Ask Us Answers - Napping

Q. Why do I feel worse after taking a nap?

A. We know that being in pain makes it harder to stick to a good sleep routine. In fact, many individuals with chronic pain find it difficult to get a good night’s sleep and in turn, develop poor sleep habits- including daytime napping.

Research shows that napping is associated with increased pain, daytime fatigue and long-term sleep problems. This is because napping (especially for 45 min or longer) can make it very difficult to fall asleep or stay asleep at night, which we know makes pain worse the next day!

So, whether you’ve had a long day at school or a rough night’s sleep, we suggest that you avoid taking naps and instead try to maybe get to bed a little bit earlier in the evening. You may consider replacing daytime napping with some relaxation strategies such as diaphragmatic breathing (belly breathing), guided imagery, aromatherapy or engaging in another activity that relaxes you.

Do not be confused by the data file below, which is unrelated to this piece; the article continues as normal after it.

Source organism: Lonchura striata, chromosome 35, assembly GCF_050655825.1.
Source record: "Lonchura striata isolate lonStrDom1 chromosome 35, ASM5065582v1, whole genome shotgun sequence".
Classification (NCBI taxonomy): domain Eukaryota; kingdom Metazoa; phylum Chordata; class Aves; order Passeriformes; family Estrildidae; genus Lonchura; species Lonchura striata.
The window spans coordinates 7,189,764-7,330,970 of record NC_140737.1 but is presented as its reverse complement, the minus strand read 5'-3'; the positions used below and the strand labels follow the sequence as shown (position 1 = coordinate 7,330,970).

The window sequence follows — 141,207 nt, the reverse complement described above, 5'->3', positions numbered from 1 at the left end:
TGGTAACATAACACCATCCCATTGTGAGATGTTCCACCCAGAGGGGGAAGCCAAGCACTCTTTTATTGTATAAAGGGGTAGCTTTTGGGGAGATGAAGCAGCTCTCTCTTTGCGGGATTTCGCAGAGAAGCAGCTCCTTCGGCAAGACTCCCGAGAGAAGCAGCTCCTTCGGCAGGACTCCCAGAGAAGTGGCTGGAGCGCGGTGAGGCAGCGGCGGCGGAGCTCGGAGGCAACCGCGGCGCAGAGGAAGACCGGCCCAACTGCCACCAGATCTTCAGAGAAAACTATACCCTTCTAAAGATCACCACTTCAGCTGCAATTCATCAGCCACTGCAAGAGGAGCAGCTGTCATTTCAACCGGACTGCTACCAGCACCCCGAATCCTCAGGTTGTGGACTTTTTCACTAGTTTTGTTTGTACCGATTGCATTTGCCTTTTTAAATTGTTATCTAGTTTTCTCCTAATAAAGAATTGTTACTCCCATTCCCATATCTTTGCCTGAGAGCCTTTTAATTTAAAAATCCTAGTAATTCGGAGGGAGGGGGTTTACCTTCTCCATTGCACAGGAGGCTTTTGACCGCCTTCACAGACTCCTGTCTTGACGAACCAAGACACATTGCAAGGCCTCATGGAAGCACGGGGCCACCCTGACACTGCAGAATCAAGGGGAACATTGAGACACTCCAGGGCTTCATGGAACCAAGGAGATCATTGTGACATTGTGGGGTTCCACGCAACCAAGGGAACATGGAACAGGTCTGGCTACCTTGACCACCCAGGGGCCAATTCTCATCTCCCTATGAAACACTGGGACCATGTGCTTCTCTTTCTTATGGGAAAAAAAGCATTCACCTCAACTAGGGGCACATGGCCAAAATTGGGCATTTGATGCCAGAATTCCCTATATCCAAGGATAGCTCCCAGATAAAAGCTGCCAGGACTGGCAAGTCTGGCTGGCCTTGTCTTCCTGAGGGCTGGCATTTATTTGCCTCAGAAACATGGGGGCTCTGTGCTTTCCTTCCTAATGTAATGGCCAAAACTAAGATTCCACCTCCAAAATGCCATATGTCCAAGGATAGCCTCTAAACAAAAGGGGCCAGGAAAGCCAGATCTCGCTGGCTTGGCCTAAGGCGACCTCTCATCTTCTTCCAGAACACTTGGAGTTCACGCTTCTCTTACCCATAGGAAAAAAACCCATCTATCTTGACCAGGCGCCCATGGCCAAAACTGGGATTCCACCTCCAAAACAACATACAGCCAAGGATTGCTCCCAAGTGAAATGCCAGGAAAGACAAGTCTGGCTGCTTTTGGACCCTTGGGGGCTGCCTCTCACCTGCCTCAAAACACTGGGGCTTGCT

We understand that once sleep habits are in place, they can be very difficult to undo! So take a look at the list below to learn how you can slowly start reshaping your sleep habits.

  • Eliminate all naps
  • Get daily exercise
  • Keep a regular daily schedule including going to bed and waking up at the same time
  • Reserve your bed for sleep only (do homework and other activities somewhere else)
  • Do something relaxing before bed
  • Turn off all screens (phones, ipads, computers, TV’s) at least 30 min before bedtime

We call this good sleep hygiene! Better sleep means better mood, less stress and more comfort.

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